Where you do your work impacts how you do your work, and entrepreneurs are no exception. In fact, workspaces are changing with new options to rebel against cubicles and make the workplace more efficient, creative, and productive. New isn't always better and for people with control over their workspace, it's important to make a well-informed choice.
The open, multi-use spaces of entrepreneurial co-working spaces, like HQ Raleigh and Spacecubed in Perth's CBD, are beautiful examples of how workers (entrepreneurs) can (and should) adjust their workspace and work design to get more done.
Pssst, here’s a secret about the tips below: they also apply to your workspace and your work design too. If you’re human, and you work in a space, read on.
1. Be Sense-able
The sounds (auditory), sights (vision), smells (olfactory), and feel (proprioception) of a space impact the behavior of you and others in a space, including entreprenerurial co-working spaces.
Need to be creative (e.g., what are some other low cost distribution options we haven’t considered)? Choose a space with higher ceilings.
Need a memory boost (e.g., what was the feedback from our practice pitch)? Bring the color red into your external visual field (i.e., your line of sight).
Need to get analytical and engage in critical thinking (e.g., what are some of the risks of our business model)? Lower ceilings, uninterrupted quiet time, and a not-positive mood can help you.
General take-away: Be aware of what each of your senses are taking in from your particular perspective in a particular workspace for a particular work task.
2. Keep it Natural
The Biophilia Hypothesis says that humans seek connection with nature and life forms more generally. Entrepreneurial co-working spaces have a chance to put this (empirically supported) idea into practice.
Want to maintain your health, well-being, and mind while you work (really, really long hours) getting your minimum viable product ready for your launch?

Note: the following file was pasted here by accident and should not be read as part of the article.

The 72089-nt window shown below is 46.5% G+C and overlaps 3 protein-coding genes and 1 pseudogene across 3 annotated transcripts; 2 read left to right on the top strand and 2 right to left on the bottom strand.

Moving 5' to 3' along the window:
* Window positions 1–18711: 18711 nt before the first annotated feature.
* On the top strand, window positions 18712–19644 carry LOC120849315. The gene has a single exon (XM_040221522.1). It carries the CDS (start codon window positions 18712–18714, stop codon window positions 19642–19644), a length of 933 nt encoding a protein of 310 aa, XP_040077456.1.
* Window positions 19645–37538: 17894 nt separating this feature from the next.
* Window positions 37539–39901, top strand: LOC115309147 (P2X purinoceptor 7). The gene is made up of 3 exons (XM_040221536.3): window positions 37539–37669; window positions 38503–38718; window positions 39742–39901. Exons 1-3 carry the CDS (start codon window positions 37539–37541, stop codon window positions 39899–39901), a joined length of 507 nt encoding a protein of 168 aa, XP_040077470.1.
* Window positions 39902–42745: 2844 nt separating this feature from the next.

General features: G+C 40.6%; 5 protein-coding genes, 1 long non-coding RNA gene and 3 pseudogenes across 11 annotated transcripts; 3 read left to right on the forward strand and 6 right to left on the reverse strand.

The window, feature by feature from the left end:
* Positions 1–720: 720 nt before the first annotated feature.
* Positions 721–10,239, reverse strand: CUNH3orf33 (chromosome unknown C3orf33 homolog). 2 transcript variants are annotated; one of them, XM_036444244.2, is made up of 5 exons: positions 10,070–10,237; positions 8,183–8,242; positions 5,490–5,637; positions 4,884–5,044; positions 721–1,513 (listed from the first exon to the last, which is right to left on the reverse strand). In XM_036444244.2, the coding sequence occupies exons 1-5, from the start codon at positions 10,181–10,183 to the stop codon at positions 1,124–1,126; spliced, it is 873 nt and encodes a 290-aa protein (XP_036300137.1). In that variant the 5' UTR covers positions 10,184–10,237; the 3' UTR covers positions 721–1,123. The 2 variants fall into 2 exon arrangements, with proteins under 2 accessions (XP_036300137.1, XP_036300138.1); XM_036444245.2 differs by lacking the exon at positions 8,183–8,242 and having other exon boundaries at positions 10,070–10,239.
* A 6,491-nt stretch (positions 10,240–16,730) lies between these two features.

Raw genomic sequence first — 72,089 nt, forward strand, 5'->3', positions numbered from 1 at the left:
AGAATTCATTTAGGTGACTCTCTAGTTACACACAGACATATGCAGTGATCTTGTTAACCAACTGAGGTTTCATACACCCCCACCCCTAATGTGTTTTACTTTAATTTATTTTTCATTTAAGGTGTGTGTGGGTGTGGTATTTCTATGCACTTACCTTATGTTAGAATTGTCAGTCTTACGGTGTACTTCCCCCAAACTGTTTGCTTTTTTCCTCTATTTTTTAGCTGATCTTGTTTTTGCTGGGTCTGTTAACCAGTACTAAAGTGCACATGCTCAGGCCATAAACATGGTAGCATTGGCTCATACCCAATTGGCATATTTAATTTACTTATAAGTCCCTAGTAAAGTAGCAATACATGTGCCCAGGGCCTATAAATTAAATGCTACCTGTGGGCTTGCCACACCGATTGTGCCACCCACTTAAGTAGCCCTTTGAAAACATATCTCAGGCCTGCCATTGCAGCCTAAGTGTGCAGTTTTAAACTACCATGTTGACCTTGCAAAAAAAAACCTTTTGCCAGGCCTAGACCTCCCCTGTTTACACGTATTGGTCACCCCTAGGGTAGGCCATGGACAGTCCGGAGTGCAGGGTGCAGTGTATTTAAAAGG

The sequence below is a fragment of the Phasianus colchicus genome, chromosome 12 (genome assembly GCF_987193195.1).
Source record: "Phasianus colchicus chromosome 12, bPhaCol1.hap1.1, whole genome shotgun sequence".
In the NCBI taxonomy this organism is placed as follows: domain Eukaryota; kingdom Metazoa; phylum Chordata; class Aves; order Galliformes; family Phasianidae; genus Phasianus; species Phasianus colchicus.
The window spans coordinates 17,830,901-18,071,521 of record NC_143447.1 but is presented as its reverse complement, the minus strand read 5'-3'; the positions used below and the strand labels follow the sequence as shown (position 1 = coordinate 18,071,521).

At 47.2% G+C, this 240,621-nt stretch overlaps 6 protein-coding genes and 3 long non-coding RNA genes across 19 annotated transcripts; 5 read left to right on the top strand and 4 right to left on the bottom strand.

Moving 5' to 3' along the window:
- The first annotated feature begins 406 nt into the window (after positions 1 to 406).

Then work in a space that has plants/greenery, outdoor vista(s), water feature(s), good air quality, plenty of natural daylight, and temperatures that mimic seasonal fluctuations. Our brains get active in neural structures associated with social interaction (superior temporal gyrus), semantic and analytical thinking (middle frontal gyrus), and memory retrieval (angular gyrus) under the cool white spectrum of light.
General take-away: Bring nature indoors or give yourself some green breaks like a walk in a park, a few minutes in the grassy area outside the office, or a clip of Planet Earth.
3. Maintain Control
If you don’t like the open environment of co-working spaces, you’re not alone. Nothing’s perfect and privacy, noisy interruptions, and visual or social distractions can totally mess up people’s work.
Why don’t open workspaces work sometimes?
Work design (the job demands resources model) would say that these open spaces mean more demands (e.g., now you have to remember to ask Rob how his Series A funding round went when you see him). So more demands, and sometimes there’s less autonomy. For example, when you work near the shared kitchen space, people think they can ask you questions whenever they’re nearby. There’s less control over interruptions. The job characteristics model would say you have less autonomy, but more social contact.
So, there are trade offs, and the key is to find spaces that fit the work. Need some social time? Then work on easy tasks by the kitchen area. Need to concentrate? Do it when few others are using the co-working spacs, use headphones to deter others, and best is to rent out private space in a designated quiet area.
General take-away: Know your work needs (based on work design) and make your workspace work for you.
Overall take-away: Adjust the workspace and the work design to fit you—not vice versa. You deserve work that fits you, and we’re here to help.